Throughout July, the SARG continued to conduct airstrikes, including with barrel bombs, across Dar’a Governorate and on July 23 clashes between opposition groups and SARG forces intensified in and around the city of Dar’a following a brief lull, according to humanitarian organizations. According to humanitarian agencies, however, the movement of internally displaced persons (IDPs) from the city of Dar’a had stabilized as of July 22, after the flight of people following the initiation of the battle. With USAID support, the UN Children’s Fund (UNICEF) is providing safe drinking water for an estimated 42,500 people and rehabilitating wells to reach nearly 300,000 people in the governorate. Access to safe drinking water remains limited for approximately 170,000 people in the governorate, however, due to damaged infrastructure, according to the UN.

A recent wave of conflict surrounding Idlib Governorate’s besieged villages of Al Fu’ah and Kafrayya has displaced up to 80,000 people, according to reports from the UN. Prior reports indicated that clashes had displaced an estimated 2,500 people during the week of July 20. The current wave of displacement includes 30,000 IDPs from Bennsh sub-district and 50,000 IDPs from Maaret Tamsrin sub-district, many of whom have experienced multiple displacements. The majority of IDPs have fled to surrounding areas in Idlib Governorate and are living with host community members or in rented accommodations, according to the UN. Immediately following the displacement, the Syrian Arab Red Crescent distributed some relief items, but noted the need for additional relief items, canned and dry food, children’s clothing, and hygiene kits. As of late July, USAID partners with humanitarian assistance operations in Idlib had begun distributions of life-saving assistance to displaced populations. Two clinics are providing emergency medical care and local non-governmental organizations (NGOs) are awaiting a reprieve in the conflict before commencing response activities.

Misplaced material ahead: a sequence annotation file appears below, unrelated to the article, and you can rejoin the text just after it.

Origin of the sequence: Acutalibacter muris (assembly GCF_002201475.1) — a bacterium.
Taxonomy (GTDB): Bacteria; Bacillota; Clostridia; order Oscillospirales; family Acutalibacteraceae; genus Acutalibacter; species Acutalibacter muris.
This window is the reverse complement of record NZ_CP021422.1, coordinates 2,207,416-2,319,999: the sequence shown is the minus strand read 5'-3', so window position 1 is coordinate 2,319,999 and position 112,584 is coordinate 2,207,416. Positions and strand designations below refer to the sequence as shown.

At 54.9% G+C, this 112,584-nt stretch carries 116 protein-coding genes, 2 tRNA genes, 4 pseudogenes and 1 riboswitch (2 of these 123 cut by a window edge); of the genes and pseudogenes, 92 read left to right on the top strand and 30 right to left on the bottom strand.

In late June, clashes among ISIL, SARG, and Syrian Kurdish People’s Protection Units (YPG) forces in Al Hasakah Governorate’s city of Al Hasakah displaced at least 120,000 people, according to the UN. Relief agencies distributed food rations—provided by WFP, with support from USAID/FFP—to an estimated 15,000 people situated in the city’s safer neighborhoods. Additionally, essential medicines to treat 80,000 people for up to three months were pre-positioned in health facilities across Al Hasakah Governorate, according to the Health Cluster, the coordinating body for humanitarian health activities, comprising UN agencies, NGOs, and other stakeholders. As of late July, at least 25,000 people— approximately 5,000 households—had returned to their homes in affected neighborhoods in Al Hasakah city, including in the East Nashwa and Gweiran neighborhoods, as SARG and YPG forces established control.